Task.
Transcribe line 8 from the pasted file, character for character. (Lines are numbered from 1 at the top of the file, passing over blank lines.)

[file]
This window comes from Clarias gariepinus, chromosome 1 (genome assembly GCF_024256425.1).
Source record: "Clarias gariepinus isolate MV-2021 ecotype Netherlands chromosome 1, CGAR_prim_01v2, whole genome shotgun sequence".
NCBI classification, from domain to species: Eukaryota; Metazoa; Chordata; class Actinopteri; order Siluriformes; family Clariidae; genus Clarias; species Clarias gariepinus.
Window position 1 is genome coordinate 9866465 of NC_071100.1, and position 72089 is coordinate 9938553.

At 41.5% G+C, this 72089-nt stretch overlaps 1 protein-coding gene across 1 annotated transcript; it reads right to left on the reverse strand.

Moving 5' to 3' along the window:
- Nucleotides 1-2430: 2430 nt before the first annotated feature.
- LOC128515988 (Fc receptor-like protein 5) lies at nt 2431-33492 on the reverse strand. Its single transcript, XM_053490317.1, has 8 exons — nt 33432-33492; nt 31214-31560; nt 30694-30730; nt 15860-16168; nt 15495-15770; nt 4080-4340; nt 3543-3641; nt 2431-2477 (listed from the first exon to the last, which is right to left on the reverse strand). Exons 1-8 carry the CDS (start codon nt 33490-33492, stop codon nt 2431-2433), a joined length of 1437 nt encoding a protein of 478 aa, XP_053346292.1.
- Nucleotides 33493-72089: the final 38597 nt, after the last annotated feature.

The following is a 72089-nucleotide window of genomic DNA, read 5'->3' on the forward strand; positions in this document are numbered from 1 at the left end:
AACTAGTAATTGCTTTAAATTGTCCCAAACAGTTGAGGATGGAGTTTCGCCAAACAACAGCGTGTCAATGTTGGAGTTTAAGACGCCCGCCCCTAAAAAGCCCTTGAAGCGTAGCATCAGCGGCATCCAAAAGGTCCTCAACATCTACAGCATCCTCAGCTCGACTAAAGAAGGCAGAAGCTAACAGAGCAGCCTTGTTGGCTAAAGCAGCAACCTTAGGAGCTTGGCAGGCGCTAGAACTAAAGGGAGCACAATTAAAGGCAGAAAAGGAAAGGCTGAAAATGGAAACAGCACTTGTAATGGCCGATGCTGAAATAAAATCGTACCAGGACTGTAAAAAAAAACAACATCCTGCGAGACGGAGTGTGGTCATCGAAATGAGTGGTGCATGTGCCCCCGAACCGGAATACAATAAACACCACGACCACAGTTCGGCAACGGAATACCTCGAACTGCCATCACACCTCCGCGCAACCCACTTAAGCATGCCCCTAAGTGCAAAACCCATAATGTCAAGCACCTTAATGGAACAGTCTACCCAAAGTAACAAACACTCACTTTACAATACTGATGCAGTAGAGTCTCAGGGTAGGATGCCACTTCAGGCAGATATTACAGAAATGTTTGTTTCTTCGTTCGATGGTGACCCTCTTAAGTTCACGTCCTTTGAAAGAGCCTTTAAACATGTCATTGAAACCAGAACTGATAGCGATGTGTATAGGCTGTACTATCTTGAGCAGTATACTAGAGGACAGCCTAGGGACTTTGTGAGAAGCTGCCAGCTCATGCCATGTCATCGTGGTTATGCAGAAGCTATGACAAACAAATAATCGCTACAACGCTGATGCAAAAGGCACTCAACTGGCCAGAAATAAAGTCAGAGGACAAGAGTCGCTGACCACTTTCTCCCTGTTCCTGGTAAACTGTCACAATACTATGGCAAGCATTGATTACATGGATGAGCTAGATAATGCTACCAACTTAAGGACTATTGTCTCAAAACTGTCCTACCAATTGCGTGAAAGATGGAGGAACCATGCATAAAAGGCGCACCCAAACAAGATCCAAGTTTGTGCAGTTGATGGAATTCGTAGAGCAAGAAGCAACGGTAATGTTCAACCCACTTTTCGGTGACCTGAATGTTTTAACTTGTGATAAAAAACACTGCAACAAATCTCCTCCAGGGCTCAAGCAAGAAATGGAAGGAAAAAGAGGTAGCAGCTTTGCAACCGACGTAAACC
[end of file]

- LOC128515988 (Fc receptor-like protein 5) lies at nt 2431-33492 on the reverse strand. Its single transcript, XM_053490317.1, has 8 exons — nt 33432-33492; nt 31214-31560; nt 30694-30730; nt 15860-16168; nt 15495-15770; nt 4080-4340; nt 3543-3641; nt 2431-2477 (listed from the first exon to the last, which is right to left on the reverse strand). Exons 1-8 carry the CDS (start codon nt 33490-33492, stop codon nt 2431-2433), a joined length of 1437 nt encoding a protein of 478 aa, XP_053346292.1.